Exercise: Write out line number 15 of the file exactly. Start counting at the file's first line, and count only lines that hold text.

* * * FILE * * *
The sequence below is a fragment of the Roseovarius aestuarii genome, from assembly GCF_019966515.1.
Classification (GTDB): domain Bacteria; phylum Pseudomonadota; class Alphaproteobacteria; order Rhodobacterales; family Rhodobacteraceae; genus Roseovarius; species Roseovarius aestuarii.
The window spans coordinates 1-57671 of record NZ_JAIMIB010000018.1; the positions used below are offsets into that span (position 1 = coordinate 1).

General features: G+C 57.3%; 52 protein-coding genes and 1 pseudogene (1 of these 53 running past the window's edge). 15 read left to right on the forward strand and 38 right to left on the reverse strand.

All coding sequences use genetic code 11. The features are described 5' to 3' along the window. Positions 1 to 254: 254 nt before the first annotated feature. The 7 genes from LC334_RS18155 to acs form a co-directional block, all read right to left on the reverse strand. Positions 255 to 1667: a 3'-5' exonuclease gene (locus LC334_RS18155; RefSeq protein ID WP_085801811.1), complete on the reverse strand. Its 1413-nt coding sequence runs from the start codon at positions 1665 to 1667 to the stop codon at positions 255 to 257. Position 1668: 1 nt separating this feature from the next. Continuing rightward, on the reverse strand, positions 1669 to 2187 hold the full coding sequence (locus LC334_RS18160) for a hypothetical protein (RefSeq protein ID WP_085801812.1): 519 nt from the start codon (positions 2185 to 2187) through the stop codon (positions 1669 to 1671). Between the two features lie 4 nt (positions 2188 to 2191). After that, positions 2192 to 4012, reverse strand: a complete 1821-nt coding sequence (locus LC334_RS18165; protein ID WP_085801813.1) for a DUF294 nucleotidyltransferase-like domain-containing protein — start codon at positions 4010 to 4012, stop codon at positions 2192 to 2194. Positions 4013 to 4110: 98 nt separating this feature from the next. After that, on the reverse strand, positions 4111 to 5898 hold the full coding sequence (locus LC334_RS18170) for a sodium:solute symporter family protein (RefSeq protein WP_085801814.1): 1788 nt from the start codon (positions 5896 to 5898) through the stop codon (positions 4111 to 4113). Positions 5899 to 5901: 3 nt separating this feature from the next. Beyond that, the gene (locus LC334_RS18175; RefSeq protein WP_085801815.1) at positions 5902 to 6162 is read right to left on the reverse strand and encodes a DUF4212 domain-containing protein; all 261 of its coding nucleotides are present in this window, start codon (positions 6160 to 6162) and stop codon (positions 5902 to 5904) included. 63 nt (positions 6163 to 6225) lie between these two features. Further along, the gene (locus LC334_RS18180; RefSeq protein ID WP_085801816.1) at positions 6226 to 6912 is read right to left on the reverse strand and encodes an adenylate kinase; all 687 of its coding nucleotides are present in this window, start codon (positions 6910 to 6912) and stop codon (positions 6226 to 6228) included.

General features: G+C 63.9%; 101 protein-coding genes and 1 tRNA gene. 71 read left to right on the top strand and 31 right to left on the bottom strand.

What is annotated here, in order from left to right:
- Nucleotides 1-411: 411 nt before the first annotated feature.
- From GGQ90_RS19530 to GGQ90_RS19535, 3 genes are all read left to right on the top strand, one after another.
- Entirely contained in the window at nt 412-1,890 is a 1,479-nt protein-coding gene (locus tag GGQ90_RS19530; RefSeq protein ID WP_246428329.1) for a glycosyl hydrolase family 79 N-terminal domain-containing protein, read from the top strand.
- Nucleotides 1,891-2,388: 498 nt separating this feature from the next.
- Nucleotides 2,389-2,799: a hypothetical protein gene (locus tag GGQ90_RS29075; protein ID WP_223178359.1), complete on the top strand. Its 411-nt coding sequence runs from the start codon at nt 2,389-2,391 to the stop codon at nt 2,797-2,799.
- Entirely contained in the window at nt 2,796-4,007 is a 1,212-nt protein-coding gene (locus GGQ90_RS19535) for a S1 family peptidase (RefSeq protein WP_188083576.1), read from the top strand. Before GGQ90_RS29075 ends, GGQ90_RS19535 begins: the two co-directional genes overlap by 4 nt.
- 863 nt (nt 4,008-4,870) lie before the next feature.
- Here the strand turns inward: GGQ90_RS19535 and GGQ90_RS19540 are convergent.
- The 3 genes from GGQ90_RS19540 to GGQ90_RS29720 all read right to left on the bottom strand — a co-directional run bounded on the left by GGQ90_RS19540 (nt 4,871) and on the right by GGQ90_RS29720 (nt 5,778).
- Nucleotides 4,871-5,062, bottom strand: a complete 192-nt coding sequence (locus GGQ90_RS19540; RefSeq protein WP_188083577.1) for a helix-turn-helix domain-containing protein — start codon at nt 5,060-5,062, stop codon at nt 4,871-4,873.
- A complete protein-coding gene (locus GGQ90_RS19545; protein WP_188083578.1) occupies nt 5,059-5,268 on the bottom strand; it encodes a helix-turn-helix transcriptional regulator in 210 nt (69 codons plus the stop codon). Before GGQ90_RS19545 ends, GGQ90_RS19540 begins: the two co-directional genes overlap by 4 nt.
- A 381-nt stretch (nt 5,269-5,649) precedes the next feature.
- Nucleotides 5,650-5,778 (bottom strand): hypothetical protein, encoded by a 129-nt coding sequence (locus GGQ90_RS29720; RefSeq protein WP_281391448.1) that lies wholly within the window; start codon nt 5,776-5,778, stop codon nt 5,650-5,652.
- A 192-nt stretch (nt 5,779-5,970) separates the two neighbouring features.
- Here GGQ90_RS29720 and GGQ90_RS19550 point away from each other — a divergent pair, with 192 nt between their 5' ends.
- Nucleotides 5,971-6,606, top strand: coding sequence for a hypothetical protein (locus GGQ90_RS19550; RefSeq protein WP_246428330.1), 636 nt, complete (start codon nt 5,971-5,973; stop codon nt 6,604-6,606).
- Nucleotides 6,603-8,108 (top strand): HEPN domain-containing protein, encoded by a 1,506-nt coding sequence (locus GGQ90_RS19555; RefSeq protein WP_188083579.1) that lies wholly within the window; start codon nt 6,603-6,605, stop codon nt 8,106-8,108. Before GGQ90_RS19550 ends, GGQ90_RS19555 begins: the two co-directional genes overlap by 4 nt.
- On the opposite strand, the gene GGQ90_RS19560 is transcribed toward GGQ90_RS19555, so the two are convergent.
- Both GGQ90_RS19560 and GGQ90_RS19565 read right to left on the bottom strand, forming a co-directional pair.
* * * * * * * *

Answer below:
- Here the strand turns inward: GGQ90_RS19535 and GGQ90_RS19540 are convergent.